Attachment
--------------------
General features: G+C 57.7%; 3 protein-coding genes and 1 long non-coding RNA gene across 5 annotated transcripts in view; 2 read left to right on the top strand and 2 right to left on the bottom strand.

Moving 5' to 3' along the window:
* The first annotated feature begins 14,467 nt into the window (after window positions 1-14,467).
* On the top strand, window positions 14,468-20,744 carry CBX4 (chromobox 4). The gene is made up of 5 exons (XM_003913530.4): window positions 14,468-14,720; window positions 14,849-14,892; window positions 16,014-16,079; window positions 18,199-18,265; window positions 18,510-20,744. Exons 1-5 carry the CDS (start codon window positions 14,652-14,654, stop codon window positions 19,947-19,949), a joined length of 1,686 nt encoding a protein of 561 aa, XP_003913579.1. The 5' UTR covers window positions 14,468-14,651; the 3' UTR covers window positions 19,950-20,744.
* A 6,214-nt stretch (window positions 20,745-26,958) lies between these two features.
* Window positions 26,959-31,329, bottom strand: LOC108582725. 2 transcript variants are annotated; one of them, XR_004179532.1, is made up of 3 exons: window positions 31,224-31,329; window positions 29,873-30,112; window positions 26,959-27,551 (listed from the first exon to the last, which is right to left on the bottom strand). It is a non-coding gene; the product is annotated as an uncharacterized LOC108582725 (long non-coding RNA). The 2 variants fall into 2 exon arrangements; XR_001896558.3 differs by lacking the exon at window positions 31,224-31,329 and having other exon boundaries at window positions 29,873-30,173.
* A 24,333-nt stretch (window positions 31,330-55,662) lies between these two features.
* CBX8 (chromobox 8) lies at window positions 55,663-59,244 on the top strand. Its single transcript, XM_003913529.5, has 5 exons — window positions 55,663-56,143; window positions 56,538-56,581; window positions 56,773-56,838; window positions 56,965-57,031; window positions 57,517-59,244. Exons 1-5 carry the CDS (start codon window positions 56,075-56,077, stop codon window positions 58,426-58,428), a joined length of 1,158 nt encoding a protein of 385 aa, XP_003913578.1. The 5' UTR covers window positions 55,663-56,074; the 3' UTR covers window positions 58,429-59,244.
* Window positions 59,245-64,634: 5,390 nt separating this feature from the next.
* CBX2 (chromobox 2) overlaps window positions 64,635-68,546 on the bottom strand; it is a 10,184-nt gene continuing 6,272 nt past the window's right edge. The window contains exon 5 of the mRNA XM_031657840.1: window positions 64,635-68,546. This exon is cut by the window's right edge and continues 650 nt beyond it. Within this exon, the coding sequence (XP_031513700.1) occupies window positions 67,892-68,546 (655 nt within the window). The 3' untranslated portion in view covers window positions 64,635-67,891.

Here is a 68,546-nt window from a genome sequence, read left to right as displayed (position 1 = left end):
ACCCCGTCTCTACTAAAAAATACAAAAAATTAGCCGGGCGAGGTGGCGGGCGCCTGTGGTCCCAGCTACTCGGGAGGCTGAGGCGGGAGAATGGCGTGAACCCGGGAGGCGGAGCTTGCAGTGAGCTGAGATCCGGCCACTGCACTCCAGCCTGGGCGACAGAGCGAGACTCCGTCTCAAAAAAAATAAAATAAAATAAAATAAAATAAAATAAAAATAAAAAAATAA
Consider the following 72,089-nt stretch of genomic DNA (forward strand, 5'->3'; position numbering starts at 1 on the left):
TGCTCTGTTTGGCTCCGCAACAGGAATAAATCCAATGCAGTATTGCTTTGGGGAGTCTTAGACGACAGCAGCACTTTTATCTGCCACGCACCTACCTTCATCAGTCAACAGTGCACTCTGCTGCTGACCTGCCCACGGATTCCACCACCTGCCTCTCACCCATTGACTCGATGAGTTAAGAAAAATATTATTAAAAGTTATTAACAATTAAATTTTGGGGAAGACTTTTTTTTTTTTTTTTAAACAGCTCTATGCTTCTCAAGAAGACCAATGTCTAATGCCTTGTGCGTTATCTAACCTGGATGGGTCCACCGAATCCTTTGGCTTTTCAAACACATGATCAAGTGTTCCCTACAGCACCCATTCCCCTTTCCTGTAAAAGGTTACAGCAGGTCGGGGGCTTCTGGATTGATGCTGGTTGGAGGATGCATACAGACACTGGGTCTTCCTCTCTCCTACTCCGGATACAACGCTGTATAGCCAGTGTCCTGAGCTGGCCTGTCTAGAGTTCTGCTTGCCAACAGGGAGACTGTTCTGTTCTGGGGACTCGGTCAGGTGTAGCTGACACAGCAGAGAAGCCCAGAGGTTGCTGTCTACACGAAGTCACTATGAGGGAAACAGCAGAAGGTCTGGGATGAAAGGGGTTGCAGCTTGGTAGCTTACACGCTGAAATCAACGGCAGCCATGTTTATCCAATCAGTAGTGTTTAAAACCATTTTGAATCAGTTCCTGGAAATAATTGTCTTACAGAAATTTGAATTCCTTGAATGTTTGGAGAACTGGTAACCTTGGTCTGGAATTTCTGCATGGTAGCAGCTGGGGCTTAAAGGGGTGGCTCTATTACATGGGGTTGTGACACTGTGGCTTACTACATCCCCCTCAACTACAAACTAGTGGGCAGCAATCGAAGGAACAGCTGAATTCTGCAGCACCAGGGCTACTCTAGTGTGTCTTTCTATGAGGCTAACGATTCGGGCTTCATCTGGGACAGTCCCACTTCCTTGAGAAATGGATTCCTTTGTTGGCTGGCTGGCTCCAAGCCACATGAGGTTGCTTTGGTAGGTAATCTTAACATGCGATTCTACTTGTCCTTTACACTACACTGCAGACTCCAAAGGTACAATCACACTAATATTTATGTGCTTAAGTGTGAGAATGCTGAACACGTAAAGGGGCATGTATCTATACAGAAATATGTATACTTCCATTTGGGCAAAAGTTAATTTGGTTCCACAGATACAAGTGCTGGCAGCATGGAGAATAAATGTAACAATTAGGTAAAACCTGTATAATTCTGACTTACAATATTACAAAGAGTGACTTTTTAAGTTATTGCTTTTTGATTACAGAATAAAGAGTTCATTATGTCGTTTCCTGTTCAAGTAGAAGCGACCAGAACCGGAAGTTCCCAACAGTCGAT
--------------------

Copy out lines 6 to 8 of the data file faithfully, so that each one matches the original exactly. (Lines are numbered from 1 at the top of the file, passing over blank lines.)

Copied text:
* Window positions 26,959-31,329, bottom strand: LOC108582725. 2 transcript variants are annotated; one of them, XR_004179532.1, is made up of 3 exons: window positions 31,224-31,329; window positions 29,873-30,112; window positions 26,959-27,551 (listed from the first exon to the last, which is right to left on the bottom strand). It is a non-coding gene; the product is annotated as an uncharacterized LOC108582725 (long non-coding RNA). The 2 variants fall into 2 exon arrangements; XR_001896558.3 differs by lacking the exon at window positions 31,224-31,329 and having other exon boundaries at window positions 29,873-30,173.
* A 24,333-nt stretch (window positions 31,330-55,662) lies between these two features.
* CBX8 (chromobox 8) lies at window positions 55,663-59,244 on the top strand. Its single transcript, XM_003913529.5, has 5 exons — window positions 55,663-56,143; window positions 56,538-56,581; window positions 56,773-56,838; window positions 56,965-57,031; window positions 57,517-59,244. Exons 1-5 carry the CDS (start codon window positions 56,075-56,077, stop codon window positions 58,426-58,428), a joined length of 1,158 nt encoding a protein of 385 aa, XP_003913578.1. The 5' UTR covers window positions 55,663-56,074; the 3' UTR covers window positions 58,429-59,244.